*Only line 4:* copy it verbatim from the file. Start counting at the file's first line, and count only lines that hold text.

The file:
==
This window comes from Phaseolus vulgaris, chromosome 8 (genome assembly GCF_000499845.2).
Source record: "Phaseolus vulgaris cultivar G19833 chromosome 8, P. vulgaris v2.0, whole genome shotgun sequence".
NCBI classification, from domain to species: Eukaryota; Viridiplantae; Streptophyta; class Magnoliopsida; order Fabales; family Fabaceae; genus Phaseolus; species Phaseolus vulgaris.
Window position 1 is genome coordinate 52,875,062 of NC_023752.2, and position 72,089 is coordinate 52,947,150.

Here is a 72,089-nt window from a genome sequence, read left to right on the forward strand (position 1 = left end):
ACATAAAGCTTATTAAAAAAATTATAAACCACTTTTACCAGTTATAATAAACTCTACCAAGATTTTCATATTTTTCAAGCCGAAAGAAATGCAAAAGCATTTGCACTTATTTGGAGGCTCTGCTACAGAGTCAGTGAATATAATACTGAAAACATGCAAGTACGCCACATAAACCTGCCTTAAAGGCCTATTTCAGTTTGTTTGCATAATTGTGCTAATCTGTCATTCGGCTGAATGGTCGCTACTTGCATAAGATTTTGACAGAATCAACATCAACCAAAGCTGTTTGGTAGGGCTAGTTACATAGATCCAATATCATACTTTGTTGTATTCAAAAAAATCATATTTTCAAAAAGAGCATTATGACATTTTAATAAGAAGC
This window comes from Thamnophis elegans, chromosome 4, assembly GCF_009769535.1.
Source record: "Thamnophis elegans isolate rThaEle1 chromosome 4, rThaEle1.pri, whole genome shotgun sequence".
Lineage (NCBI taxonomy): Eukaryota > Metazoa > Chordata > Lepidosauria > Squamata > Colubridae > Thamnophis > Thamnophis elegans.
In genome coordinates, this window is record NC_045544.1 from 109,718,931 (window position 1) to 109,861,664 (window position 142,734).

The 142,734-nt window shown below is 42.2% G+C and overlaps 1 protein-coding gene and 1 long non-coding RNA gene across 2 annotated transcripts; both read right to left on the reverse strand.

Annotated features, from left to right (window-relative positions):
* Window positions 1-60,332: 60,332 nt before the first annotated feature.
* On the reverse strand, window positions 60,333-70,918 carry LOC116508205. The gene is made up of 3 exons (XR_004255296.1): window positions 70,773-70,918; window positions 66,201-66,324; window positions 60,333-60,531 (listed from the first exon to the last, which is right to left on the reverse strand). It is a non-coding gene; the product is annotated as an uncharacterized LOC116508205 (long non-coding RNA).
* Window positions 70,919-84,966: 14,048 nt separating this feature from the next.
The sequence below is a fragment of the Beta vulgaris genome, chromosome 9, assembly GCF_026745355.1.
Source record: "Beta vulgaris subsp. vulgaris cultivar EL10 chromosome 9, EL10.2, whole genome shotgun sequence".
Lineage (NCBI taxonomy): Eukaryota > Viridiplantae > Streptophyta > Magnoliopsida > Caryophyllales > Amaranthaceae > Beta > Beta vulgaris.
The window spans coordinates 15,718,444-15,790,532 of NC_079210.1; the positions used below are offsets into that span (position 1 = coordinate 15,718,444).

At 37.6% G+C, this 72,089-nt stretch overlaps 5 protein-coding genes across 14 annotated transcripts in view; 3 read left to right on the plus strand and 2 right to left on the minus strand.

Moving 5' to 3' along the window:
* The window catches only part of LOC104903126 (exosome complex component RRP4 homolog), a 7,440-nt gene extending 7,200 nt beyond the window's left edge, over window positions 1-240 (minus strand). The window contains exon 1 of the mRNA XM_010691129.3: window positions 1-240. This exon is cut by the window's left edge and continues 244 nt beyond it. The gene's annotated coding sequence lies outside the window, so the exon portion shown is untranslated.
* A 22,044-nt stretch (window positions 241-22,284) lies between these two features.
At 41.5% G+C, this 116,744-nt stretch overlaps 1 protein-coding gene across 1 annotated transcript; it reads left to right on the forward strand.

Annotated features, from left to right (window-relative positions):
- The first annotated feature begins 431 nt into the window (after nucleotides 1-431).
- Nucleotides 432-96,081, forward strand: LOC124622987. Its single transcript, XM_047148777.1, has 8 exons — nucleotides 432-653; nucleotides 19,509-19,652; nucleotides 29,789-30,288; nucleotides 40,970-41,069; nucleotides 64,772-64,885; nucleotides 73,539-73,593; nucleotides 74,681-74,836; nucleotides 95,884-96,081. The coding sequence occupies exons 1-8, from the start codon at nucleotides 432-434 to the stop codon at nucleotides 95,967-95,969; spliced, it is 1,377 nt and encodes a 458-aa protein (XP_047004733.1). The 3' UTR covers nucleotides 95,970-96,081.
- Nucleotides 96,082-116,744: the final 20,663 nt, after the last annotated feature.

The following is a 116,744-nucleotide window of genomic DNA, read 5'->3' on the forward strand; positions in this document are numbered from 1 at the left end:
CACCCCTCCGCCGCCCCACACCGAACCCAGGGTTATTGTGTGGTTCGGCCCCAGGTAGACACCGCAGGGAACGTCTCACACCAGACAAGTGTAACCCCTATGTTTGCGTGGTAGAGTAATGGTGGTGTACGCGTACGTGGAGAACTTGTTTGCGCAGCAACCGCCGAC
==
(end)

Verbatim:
Window position 1 is genome coordinate 52,875,062 of NC_023752.2, and position 72,089 is coordinate 52,947,150.